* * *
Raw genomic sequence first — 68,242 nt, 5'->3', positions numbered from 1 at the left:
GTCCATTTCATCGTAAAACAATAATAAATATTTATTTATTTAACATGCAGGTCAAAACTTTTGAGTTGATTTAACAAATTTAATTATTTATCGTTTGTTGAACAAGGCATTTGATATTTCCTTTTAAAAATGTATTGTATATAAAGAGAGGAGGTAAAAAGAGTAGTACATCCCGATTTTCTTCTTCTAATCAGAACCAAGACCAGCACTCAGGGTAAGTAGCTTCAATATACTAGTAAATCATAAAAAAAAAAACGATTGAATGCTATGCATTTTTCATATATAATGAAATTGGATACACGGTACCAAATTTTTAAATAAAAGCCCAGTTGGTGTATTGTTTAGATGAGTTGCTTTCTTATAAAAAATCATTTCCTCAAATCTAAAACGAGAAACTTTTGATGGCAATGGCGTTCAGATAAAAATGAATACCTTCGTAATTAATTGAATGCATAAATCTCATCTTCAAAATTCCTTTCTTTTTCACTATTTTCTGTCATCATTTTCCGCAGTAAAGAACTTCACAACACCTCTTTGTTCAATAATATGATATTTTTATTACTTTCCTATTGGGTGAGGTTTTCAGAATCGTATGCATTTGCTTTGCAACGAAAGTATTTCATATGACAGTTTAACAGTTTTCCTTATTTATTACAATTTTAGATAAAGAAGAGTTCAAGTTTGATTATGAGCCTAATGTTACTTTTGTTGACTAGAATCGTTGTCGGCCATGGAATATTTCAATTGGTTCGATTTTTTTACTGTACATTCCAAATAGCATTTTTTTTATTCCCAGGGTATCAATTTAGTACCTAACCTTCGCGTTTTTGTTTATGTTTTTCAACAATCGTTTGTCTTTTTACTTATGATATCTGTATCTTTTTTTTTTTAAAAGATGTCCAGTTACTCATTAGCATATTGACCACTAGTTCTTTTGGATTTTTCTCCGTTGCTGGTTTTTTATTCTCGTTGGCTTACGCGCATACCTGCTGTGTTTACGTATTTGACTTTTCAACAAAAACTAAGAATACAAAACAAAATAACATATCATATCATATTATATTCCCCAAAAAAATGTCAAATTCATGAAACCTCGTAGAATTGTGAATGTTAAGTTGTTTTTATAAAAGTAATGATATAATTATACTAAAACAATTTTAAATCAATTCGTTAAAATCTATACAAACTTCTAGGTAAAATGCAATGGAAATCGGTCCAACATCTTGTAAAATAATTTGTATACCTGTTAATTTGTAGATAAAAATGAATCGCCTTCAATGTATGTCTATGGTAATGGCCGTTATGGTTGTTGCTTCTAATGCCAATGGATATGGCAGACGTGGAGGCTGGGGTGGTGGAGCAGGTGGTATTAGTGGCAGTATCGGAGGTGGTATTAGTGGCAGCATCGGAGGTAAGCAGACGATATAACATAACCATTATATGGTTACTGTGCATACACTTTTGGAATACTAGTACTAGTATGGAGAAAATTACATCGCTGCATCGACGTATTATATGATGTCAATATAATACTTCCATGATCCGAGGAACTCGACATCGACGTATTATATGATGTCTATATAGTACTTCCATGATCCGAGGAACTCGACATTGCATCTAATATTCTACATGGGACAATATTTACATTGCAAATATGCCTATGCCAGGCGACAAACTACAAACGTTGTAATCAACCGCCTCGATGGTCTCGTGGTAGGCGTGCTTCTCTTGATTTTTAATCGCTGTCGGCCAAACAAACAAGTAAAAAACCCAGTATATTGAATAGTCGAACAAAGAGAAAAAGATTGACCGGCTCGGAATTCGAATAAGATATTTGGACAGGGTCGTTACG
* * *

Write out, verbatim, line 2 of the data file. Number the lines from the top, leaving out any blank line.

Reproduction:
GTCCATTTCATCGTAAAACAATAATAAATATTTATTTATTTAACATGCAGGTCAAAACTTTTGAGTTGATTTAACAAATTTAATTATTTATCGTTTGTTGAACAAGGCATTTGATATTTCCTTTTAAAAATGTATTGTATATAAAGAGAGGAGGTAAAAAGAGTAGTACATCCCGATTTTCTTCTTCTAATCAGAACCAAGACCAGCACTCAGGGTAAGTAGCTTCAATATACTAGTAAATCATAAAAAAAAAAACGATTGAATGCTATGCATTTTTCATATATAATGAAATTGGATACACGGTACCAAATTTTTAAATAAAAGCCCAGTTGGTGTATTGTTTAGATGAGTTGCTTTCTTATAAAAAATCATTTCCTCAAATCTAAAACGAGAAACTTTTGATGGCAATGGCGTTCAGATAAAAATGAATACCTTCGTAATTAATTGAATGCATAAATCTCATCTTCAAAATTCCTTTCTTTTTCACTATTTTCTGTCATCATTTTCCGCAGTAAAGAACTTCACAACACCTCTTTGTTCAATAATATGATATTTTTATTACTTTCCTATTGGGTGAGGTTTTCAGAATCGTATGCATTTGCTTTGCAACGAAAGTATTTCATATGACAGTTTAACAGTTTTCCTTATTTATTACAATTTTAGATAAAGAAGAGTTCAAGTTTGATTATGAGCCTAATGTTACTTTTGTTGACTAGAATCGTTGTCGGCCATGGAATATTTCAATTGGTTCGATTTTTTTACTGTACATTCCAAATAGCATTTTTTTTATTCCCAGGGTATCAATTTAGTACCTAACCTTCGCGTTTTTGTTTATGTTTTTCAACAATCGTTTGTCTTTTTACTTATGATATCTGTATCTTTTTTTTTTTAAAAGATGTCCAGTTACTCATTAGCATATTGACCACTAGTTCTTTTGGATTTTTCTCCGTTGCTGGTTTTTTATTCTCGTTGGCTTACGCGCATACCTGCTGTGTTTACGTATTTGACTTTTCAACAAAAACTAAGAATACAAAACAAAATAACATATCATATCATATTATATTCCCCAAAAAAATGTCAAATTCATGAAACCTCGTAGAATTGTGAATGTTAAGTTGTTTTTATAAAAGTAATGATATAATTATACTAAAACAATTTTAAATCAATTCGTTAAAATCTATACAAACTTCTAGGTAAAATGCAATGGAAATCGGTCCAACATCTTGTAAAATAATTTGTATACCTGTTAATTTGTAGATAAAAATGAATCGCCTTCAATGTATGTCTATGGTAATGGCCGTTATGGTTGTTGCTTCTAATGCCAATGGATATGGCAGACGTGGAGGCTGGGGTGGTGGAGCAGGTGGTATTAGTGGCAGTATCGGAGGTGGTATTAGTGGCAGCATCGGAGGTAAGCAGACGATATAACATAACCATTATATGGTTACTGTGCATACACTTTTGGAATACTAGTACTAGTATGGAGAAAATTACATCGCTGCATCGACGTATTATATGATGTCAATATAATACTTCCATGATCCGAGGAACTCGACATCGACGTATTATATGATGTCTATATAGTACTTCCATGATCCGAGGAACTCGACATTGCATCTAATATTCTACATGGGACAATATTTACATTGCAAATATGCCTATGCCAGGCGACAAACTACAAACGTTGTAATCAACCGCCTCGATGGTCTCGTGGTAGGCGTGCTTCTCTTGATTTTTAATCGCTGTCGGCCAAACAAACAAGTAAAAAACCCAGTATATTGAATAGTCGAACAAAGAGAAAAAGATTGACCGGCTCGGAATTCGAATAAGATATTTGGACAGGGTCGTTACG